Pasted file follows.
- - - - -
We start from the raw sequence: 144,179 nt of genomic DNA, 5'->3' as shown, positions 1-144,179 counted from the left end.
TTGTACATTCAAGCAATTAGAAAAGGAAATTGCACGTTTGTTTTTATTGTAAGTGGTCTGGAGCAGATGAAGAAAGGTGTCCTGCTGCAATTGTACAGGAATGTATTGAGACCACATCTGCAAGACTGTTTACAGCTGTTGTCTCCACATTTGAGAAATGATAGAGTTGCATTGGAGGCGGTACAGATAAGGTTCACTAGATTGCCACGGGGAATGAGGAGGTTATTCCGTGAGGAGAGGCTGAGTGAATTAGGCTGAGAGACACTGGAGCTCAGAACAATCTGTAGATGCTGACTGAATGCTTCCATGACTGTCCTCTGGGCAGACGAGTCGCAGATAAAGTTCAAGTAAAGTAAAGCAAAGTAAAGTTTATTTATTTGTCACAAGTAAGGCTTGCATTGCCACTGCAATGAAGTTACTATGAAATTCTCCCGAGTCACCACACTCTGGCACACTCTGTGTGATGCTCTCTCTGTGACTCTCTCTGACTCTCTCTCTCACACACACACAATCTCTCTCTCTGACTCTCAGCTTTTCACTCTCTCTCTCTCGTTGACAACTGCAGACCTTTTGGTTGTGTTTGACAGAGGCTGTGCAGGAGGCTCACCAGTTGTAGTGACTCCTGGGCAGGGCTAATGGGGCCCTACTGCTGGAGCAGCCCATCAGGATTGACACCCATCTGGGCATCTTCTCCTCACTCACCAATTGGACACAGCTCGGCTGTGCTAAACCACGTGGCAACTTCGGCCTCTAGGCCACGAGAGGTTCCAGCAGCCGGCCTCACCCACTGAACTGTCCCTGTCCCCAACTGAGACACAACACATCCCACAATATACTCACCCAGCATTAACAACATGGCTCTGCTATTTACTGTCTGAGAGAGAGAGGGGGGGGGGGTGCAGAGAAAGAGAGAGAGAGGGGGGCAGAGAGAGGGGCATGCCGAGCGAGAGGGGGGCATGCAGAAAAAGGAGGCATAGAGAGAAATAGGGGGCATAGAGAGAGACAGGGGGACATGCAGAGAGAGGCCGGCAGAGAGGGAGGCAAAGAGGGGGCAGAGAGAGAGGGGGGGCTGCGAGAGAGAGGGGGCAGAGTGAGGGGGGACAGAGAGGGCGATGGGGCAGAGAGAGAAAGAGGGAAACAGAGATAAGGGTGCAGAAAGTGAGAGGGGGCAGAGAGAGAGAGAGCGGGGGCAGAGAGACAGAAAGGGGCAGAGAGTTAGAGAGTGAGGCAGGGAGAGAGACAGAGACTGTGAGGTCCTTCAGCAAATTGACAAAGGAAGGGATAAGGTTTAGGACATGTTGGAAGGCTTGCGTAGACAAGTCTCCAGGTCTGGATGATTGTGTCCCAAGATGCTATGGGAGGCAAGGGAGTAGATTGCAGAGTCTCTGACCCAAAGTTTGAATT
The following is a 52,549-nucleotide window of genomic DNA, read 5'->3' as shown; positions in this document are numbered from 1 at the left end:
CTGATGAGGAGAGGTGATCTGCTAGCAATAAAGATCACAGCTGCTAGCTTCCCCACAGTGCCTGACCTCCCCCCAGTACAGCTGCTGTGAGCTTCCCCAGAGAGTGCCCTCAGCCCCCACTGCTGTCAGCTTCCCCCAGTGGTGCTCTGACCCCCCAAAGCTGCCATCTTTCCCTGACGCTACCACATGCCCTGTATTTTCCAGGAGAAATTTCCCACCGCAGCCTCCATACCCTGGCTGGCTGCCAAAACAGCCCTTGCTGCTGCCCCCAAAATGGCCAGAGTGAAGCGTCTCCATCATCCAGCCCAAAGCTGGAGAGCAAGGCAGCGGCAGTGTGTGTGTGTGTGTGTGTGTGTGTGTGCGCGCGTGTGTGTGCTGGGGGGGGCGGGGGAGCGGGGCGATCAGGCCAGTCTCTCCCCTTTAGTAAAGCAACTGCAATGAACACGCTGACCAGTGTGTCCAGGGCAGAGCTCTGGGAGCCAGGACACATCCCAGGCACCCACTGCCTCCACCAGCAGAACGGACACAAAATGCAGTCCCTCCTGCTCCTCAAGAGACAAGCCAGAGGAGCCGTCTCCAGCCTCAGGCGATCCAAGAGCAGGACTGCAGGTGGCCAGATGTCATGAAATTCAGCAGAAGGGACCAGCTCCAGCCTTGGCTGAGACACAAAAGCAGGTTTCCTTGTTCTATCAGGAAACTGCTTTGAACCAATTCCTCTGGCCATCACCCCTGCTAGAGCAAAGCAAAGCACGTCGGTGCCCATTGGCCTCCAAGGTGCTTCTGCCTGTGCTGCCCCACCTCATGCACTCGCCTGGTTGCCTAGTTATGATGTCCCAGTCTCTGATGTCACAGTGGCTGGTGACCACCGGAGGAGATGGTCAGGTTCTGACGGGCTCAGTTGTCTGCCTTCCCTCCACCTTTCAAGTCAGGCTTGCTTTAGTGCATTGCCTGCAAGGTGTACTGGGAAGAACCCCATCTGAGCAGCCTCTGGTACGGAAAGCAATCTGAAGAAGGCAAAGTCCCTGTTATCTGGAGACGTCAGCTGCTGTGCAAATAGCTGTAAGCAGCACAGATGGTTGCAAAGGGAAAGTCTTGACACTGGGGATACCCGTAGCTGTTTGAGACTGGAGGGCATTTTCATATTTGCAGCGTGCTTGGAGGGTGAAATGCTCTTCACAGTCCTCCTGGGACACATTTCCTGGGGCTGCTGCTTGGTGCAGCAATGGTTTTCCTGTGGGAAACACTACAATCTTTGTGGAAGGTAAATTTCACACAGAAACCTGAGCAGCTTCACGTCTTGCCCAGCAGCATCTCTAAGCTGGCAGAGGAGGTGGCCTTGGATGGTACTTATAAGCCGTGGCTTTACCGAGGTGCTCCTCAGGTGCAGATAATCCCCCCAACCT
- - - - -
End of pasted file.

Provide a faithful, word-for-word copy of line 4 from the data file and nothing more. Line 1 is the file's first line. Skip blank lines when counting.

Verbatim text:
CTGATGAGGAGAGGTGATCTGCTAGCAATAAAGATCACAGCTGCTAGCTTCCCCACAGTGCCTGACCTCCCCCCAGTACAGCTGCTGTGAGCTTCCCCAGAGAGTGCCCTCAGCCCCCACTGCTGTCAGCTTCCCCCAGTGGTGCTCTGACCCCCCAAAGCTGCCATCTTTCCCTGACGCTACCACATGCCCTGTATTTTCCAGGAGAAATTTCCCACCGCAGCCTCCATACCCTGGCTGGCTGCCAAAACAGCCCTTGCTGCTGCCCCCAAAATGGCCAGAGTGAAGCGTCTCCATCATCCAGCCCAAAGCTGGAGAGCAAGGCAGCGGCAGTGTGTGTGTGTGTGTGTGTGTGTGTGTGCGCGCGTGTGTGTGCTGGGGGGGGCGGGGGAGCGGGGCGATCAGGCCAGTCTCTCCCCTTTAGTAAAGCAACTGCAATGAACACGCTGACCAGTGTGTCCAGGGCAGAGCTCTGGGAGCCAGGACACATCCCAGGCACCCACTGCCTCCACCAGCAGAACGGACACAAAATGCAGTCCCTCCTGCTCCTCAAGAGACAAGCCAGAGGAGCCGTCTCCAGCCTCAGGCGATCCAAGAGCAGGACTGCAGGTGGCCAGATGTCATGAAATTCAGCAGAAGGGACCAGCTCCAGCCTTGGCTGAGACACAAAAGCAGGTTTCCTTGTTCTATCAGGAAACTGCTTTGAACCAATTCCTCTGGCCATCACCCCTGCTAGAGCAAAGCAAAGCACGTCGGTGCCCATTGGCCTCCAAGGTGCTTCTGCCTGTGCTGCCCCACCTCATGCACTCGCCTGGTTGCCTAGTTATGATGTCCCAGTCTCTGATGTCACAGTGGCTGGTGACCACCGGAGGAGATGGTCAGGTTCTGACGGGCTCAGTTGTCTGCCTTCCCTCCACCTTTCAAGTCAGGCTTGCTTTAGTGCATTGCCTGCAAGGTGTACTGGGAAGAACCCCATCTGAGCAGCCTCTGGTACGGAAAGCAATCTGAAGAAGGCAAAGTCCCTGTTATCTGGAGACGTCAGCTGCTGTGCAAATAGCTGTAAGCAGCACAGATGGTTGCAAAGGGAAAGTCTTGACACTGGGGATACCCGTAGCTGTTTGAGACTGGAGGGCATTTTCATATTTGCAGCGTGCTTGGAGGGTGAAATGCTCTTCACAGTCCTCCTGGGACACATTTCCTGGGGCTGCTGCTTGGTGCAGCAATGGTTTTCCTGTGGGAAACACTACAATCTTTGTGGAAGGTAAATTTCACACAGAAACCTGAGCAGCTTCACGTCTTGCCCAGCAGCATCTCTAAGCTGGCAGAGGAGGTGGCCTTGGATGGTACTTATAAGCCGTGGCTTTACCGAGGTGCTCCTCAGGTGCAGATAATCCCCCCAACCT